An economic research forum in Chicago asked their panel of expert economists to weigh in on the following theory:
“Giving specific presents as holiday gifts is inefficient, because recipients could satisfy their preferences much better with cash.”
Ha! Most of them disagreed (55%, with 22% “uncertain”), but I do love some of their responses:
Gift giving is a form of communication. Comparing the gift to what the recipient would purchase with cash misses the esssence of gifts. — Larry Samuelson, Yale
“generally agree but exposes neoclassical econ limitations bc it excludes utility from gift giver or recipient choosing/receiving a gift” — Michael Greenstone, MIT
“Only an economist could think like this.” — Eric Maskin, Harvard
“Instead of proposing to your wife w/diamond ring, you offer a gift card of equal value. Efficient–if you don’t count your hospital bills.” — Austan Goolsbee, Chicago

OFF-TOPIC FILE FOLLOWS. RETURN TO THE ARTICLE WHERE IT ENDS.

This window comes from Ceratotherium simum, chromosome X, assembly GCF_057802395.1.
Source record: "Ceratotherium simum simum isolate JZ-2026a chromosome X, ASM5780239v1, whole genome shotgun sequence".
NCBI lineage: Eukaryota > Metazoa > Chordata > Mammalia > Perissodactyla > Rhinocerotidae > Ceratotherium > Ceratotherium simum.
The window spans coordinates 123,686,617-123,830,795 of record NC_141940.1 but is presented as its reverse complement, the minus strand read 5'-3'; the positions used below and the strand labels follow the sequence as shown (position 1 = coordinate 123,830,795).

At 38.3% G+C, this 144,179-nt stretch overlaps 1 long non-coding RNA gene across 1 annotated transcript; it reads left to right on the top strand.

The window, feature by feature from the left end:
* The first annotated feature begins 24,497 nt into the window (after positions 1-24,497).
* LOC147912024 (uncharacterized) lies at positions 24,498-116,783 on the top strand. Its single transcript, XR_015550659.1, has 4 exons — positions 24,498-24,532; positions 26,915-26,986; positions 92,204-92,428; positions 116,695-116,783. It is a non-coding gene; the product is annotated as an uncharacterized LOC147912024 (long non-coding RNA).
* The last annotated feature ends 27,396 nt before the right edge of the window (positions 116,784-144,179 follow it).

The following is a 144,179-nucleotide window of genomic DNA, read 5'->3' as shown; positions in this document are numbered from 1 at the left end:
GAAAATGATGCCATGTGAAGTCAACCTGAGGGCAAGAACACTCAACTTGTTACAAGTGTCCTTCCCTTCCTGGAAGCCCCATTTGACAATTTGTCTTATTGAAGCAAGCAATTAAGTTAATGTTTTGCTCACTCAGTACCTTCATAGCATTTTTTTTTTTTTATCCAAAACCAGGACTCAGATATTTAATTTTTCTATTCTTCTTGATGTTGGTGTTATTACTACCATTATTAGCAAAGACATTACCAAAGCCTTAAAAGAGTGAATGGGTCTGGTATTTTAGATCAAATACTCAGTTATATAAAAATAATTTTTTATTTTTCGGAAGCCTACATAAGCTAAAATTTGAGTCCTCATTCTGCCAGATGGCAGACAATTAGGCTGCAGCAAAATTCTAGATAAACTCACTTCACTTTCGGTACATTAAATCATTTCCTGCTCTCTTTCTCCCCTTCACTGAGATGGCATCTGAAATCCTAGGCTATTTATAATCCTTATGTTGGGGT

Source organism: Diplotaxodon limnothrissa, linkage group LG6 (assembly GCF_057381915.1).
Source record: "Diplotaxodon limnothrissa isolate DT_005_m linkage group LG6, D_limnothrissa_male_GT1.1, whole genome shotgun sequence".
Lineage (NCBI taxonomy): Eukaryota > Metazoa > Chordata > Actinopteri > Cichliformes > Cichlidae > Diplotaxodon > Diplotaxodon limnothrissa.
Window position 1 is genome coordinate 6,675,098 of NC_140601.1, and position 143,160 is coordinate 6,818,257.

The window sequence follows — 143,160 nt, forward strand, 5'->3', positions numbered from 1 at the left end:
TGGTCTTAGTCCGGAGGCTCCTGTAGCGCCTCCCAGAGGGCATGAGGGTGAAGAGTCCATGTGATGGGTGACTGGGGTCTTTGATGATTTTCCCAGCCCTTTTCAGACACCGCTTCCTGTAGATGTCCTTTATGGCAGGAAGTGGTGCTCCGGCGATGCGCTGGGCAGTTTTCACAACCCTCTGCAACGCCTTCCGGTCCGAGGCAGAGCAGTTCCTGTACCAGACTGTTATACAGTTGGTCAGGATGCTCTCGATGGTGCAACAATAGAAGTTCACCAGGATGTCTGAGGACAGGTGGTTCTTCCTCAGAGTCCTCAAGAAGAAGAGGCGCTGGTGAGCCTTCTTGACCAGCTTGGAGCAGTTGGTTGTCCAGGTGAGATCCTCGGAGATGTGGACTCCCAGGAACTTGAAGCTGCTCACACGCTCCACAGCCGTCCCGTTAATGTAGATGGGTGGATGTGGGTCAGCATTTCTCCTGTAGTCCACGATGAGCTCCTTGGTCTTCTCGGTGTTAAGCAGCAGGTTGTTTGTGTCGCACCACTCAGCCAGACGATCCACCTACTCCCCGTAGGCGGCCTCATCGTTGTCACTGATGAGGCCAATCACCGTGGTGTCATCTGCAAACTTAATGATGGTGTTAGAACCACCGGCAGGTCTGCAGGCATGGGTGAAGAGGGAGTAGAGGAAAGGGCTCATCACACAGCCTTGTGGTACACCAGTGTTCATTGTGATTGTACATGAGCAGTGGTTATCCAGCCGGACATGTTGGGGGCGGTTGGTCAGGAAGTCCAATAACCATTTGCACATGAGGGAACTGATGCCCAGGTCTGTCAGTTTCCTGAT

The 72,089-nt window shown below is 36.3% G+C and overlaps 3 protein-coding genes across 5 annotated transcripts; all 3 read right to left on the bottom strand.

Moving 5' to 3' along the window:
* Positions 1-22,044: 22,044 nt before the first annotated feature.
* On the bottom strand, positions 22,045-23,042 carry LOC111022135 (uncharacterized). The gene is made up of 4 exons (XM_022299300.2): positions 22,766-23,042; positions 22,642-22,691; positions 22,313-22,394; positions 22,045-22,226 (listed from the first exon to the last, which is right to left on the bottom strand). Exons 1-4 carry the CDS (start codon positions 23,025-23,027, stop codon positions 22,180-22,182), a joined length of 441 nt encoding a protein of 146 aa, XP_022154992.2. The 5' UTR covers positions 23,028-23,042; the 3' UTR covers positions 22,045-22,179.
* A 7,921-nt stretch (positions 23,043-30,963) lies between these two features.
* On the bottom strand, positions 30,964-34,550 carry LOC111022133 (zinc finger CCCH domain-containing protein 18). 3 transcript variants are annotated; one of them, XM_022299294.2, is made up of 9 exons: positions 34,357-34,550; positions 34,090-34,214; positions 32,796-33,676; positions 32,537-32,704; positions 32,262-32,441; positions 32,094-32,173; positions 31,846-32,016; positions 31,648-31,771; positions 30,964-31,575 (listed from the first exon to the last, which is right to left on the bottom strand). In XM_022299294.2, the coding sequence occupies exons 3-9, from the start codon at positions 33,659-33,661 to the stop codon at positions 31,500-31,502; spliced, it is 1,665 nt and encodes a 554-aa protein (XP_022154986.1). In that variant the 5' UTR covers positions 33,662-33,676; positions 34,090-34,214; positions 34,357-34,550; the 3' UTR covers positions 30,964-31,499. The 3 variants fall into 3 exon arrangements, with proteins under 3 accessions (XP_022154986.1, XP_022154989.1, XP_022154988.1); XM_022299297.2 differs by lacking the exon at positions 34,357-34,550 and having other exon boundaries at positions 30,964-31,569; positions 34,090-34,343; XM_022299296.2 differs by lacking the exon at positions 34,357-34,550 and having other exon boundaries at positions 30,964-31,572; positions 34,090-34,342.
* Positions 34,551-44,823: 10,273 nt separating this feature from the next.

Oh, Austan Goolsbee. You do have a point.
I got a Christmas card in the mail yesterday from my dad with a check for $100 in it and while I do love money, especially 100 dollars of it, it made me feel a little weird. Am I too old to take money from my dad? Do I even need money? Doesn’t this make the whole gift-giving thing feel really transactional? Should I tear the check up? Couldn’t he spend some time and try to get me something he thinks I would like, even though I would end up not-liking it and being saddened by the fact that my dad doesn’t really get me and never will?
This is what Christmas is all about people.
I decided to think of it as my dad’s way of hanging onto some fatherly feelings of abundance and magnanimity, also of having no idea what to get me and hating Christmas anyway, so I both cashed the check and decided to not-feel bad about sending him some homemade cookies and a card.